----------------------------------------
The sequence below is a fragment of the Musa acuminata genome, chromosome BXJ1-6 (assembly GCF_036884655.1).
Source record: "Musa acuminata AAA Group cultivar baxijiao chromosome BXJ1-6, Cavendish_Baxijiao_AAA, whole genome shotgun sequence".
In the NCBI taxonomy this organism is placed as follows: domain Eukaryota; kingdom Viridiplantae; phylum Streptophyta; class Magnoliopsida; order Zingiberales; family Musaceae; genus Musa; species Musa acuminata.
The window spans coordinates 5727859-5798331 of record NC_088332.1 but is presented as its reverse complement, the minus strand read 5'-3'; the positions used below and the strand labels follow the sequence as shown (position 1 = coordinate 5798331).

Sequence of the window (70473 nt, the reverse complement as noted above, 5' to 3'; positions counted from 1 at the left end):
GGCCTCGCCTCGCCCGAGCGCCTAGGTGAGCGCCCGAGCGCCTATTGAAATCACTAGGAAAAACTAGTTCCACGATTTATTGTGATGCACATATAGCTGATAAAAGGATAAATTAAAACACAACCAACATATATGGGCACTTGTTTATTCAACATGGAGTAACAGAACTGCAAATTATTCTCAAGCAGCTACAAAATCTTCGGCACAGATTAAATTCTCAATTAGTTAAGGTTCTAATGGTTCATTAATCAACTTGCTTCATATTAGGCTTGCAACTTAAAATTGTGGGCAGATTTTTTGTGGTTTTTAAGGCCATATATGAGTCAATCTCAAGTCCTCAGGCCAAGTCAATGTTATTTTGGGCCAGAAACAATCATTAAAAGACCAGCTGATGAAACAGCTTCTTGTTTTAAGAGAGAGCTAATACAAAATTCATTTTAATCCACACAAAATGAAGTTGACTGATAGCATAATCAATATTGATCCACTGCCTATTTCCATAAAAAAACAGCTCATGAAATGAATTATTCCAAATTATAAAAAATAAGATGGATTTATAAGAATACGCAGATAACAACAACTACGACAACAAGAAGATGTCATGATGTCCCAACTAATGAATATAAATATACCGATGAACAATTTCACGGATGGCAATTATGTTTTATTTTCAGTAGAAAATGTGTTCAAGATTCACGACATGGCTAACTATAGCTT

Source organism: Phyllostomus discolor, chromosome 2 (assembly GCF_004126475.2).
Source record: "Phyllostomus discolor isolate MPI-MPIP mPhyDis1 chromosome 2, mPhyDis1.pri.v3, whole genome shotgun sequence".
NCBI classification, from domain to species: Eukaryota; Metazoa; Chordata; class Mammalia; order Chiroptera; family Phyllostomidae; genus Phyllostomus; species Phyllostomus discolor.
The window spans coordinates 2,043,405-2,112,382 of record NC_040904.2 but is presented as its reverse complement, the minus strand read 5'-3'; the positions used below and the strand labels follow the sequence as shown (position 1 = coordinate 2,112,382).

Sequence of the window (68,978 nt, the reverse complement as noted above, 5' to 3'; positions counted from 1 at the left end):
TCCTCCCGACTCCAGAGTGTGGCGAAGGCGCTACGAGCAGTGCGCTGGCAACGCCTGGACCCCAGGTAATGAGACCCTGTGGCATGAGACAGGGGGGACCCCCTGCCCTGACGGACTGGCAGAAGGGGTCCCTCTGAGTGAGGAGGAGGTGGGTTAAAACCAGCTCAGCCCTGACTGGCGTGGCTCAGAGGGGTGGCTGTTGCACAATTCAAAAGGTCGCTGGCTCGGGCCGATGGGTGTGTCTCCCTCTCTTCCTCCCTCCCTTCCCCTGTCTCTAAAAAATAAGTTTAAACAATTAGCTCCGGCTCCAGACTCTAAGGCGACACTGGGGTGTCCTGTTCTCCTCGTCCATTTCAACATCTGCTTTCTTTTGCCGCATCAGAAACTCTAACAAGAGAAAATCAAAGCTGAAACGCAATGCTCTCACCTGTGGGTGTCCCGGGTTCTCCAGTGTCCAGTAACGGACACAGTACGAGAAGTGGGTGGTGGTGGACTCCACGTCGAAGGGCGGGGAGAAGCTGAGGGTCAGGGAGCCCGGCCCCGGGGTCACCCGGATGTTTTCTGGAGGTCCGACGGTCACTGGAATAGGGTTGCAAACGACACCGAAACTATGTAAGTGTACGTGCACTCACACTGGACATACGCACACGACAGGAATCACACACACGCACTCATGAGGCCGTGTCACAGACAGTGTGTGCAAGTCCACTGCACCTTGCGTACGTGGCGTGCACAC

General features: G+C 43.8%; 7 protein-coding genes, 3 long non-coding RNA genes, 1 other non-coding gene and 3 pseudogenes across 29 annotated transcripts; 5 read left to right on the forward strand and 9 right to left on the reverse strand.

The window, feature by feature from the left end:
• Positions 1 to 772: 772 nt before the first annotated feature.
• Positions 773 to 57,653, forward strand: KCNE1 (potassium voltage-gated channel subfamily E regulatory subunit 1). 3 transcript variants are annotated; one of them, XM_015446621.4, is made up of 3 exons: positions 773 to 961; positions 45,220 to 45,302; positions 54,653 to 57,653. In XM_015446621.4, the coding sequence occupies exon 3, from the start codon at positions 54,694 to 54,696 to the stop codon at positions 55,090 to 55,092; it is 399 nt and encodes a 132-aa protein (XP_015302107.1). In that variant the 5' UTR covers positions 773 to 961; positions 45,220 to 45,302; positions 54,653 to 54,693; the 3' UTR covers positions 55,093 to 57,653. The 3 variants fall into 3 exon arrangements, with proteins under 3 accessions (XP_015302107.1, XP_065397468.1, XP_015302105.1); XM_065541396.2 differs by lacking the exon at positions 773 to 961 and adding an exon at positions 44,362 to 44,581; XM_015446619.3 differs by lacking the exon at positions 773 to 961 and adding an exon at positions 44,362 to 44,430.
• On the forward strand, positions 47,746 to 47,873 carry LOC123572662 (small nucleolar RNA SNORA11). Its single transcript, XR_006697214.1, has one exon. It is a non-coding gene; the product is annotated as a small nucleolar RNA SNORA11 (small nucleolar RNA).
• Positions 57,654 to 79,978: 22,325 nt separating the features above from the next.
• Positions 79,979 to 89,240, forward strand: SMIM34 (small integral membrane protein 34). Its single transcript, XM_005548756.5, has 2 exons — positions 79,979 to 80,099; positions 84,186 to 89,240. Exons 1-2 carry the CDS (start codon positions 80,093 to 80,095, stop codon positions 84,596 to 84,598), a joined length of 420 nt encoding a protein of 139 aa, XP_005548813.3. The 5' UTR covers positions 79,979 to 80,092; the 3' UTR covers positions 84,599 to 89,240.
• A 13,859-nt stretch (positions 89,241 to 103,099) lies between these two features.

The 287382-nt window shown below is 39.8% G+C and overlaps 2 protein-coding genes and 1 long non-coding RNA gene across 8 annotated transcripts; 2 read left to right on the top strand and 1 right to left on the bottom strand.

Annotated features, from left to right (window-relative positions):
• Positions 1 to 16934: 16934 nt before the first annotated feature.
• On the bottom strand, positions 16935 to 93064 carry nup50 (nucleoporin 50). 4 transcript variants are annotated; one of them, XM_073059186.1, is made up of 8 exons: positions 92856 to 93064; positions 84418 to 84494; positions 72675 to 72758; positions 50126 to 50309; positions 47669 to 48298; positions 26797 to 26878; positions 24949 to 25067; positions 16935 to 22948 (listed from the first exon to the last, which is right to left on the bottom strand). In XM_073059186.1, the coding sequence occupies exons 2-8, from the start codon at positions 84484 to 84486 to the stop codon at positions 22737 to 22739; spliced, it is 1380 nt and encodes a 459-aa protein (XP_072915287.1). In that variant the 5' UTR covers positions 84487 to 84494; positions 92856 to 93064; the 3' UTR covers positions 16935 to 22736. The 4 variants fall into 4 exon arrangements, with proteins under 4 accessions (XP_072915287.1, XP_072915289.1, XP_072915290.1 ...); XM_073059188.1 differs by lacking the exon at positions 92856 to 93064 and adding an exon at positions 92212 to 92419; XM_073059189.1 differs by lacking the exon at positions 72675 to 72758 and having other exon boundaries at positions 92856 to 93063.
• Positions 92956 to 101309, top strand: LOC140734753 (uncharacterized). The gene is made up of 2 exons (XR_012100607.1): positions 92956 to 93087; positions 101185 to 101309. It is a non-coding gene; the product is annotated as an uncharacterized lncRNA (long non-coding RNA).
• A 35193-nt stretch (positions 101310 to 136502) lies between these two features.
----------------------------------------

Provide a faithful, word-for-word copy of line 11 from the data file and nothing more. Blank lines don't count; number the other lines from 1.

Sequence of the window (68,978 nt, the reverse complement as noted above, 5' to 3'; positions counted from 1 at the left end):